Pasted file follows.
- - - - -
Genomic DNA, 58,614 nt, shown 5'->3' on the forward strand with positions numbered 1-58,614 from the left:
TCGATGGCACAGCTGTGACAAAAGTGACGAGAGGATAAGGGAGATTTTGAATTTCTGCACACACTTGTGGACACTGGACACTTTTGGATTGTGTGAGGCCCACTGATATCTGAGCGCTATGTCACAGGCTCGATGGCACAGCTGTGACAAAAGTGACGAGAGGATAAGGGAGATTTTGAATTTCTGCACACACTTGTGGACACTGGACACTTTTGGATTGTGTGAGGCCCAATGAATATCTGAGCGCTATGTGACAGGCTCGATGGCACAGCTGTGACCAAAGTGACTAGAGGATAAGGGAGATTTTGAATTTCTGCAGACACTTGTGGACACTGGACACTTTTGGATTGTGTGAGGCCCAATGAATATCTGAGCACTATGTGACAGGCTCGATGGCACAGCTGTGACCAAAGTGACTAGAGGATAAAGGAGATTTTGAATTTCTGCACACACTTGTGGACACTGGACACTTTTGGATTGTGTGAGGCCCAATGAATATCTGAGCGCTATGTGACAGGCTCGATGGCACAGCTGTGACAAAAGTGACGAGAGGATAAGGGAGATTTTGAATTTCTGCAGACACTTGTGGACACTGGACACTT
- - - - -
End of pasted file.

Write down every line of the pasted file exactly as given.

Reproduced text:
Genomic DNA, 58,614 nt, shown 5'->3' on the forward strand with positions numbered 1-58,614 from the left:
TCGATGGCACAGCTGTGACAAAAGTGACGAGAGGATAAGGGAGATTTTGAATTTCTGCACACACTTGTGGACACTGGACACTTTTGGATTGTGTGAGGCCCACTGATATCTGAGCGCTATGTCACAGGCTCGATGGCACAGCTGTGACAAAAGTGACGAGAGGATAAGGGAGATTTTGAATTTCTGCACACACTTGTGGACACTGGACACTTTTGGATTGTGTGAGGCCCAATGAATATCTGAGCGCTATGTGACAGGCTCGATGGCACAGCTGTGACCAAAGTGACTAGAGGATAAGGGAGATTTTGAATTTCTGCAGACACTTGTGGACACTGGACACTTTTGGATTGTGTGAGGCCCAATGAATATCTGAGCACTATGTGACAGGCTCGATGGCACAGCTGTGACCAAAGTGACTAGAGGATAAAGGAGATTTTGAATTTCTGCACACACTTGTGGACACTGGACACTTTTGGATTGTGTGAGGCCCAATGAATATCTGAGCGCTATGTGACAGGCTCGATGGCACAGCTGTGACAAAAGTGACGAGAGGATAAGGGAGATTTTGAATTTCTGCAGACACTTGTGGACACTGGACACTT